If you’re looking for something different to watch through the witching season, check out Penny Dreadful, currently available on Netflix. Only three seasons long, this series, which was originally produced for Showtime, takes its title from a style of 19th century British sensational literature known for fanciful and lurid plots.
Join the ensemble cast of misfits from all walks of Victorian society as they uncover the mysteries behind the disappearance of one’s daughter, and the secrets of a group of hunters who only come out at night. The group will face horrors and trials as they encounter supernatural events that come straight from the classic literary monsters that originated in the era.
Over the subsequent episodes, we are introduced to Mina Harker’s father, played by Timothy Dalton; Dr. Frankenstein and his “children, played principally by Rory Kinnear and Billie Piper;” Dorian Grey; Dr. Jekyll; a clairvoyant woman who is stalked by the devil, played by Eva Green; a werewolf or two; and a band of witches.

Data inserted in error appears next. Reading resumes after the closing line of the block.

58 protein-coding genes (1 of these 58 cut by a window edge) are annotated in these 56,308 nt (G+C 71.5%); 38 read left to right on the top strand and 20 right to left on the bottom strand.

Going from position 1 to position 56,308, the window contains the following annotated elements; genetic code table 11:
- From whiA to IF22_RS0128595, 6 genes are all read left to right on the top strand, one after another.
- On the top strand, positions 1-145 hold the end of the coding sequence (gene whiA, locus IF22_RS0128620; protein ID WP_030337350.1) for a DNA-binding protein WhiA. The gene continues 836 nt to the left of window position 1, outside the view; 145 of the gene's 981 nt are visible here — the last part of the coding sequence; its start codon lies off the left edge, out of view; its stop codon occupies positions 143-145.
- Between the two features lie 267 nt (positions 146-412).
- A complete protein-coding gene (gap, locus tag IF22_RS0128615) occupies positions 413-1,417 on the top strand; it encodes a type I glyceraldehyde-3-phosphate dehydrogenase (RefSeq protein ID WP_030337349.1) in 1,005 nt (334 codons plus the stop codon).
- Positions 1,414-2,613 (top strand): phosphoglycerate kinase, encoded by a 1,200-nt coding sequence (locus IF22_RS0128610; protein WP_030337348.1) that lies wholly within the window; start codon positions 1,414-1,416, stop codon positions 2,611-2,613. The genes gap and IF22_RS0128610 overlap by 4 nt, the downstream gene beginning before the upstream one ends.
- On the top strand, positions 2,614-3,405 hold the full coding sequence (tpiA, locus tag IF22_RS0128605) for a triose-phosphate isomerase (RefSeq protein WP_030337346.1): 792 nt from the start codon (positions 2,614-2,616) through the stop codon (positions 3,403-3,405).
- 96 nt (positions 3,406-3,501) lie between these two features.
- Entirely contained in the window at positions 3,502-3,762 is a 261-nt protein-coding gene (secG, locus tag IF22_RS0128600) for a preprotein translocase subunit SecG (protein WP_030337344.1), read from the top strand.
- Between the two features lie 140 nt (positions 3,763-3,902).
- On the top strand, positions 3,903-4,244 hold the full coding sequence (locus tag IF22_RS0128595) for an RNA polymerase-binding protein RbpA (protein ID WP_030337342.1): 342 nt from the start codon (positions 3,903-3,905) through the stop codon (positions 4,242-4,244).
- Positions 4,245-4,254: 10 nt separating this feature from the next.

As the series continues, the audience is treated to a set of divergent plots that sometimes only include a few of the players at a time, with story lines that lead to further development of character, and events that when allowed to converge later, bring the whole cast together for an exciting conclusion. This is especially notable in the final season, where half the cast were situated in America for half of the episodes, only returning to England at the dire urging of one newer character that portended a climatic and dangerous outcome if they did not swiftly stop it.
While the characters are exciting enough, the focus is not on the “monsters” themselves, but the true nature of good and evil. The series as it continues, illustrates the point that human nature means we all have the potential to be either good or bad, depending on the choices we make. Perhaps tellingly, sometimes the “monsters” are more human, more compassionate than their creators in this psychological thriller.
This show, which originally aired in 2014, also recently spawned a short-lived “sequel” called Penny Dreadful: City of Angels, which focused more on Mexican supernatural myths and was centered in 1930s San Francisco.
Penny Dreadful is an excellent choice for viewers who love classic movie monsters, Victorian-era thrillers, and those who just want good scare as Halloween is just around the corner. Check it out!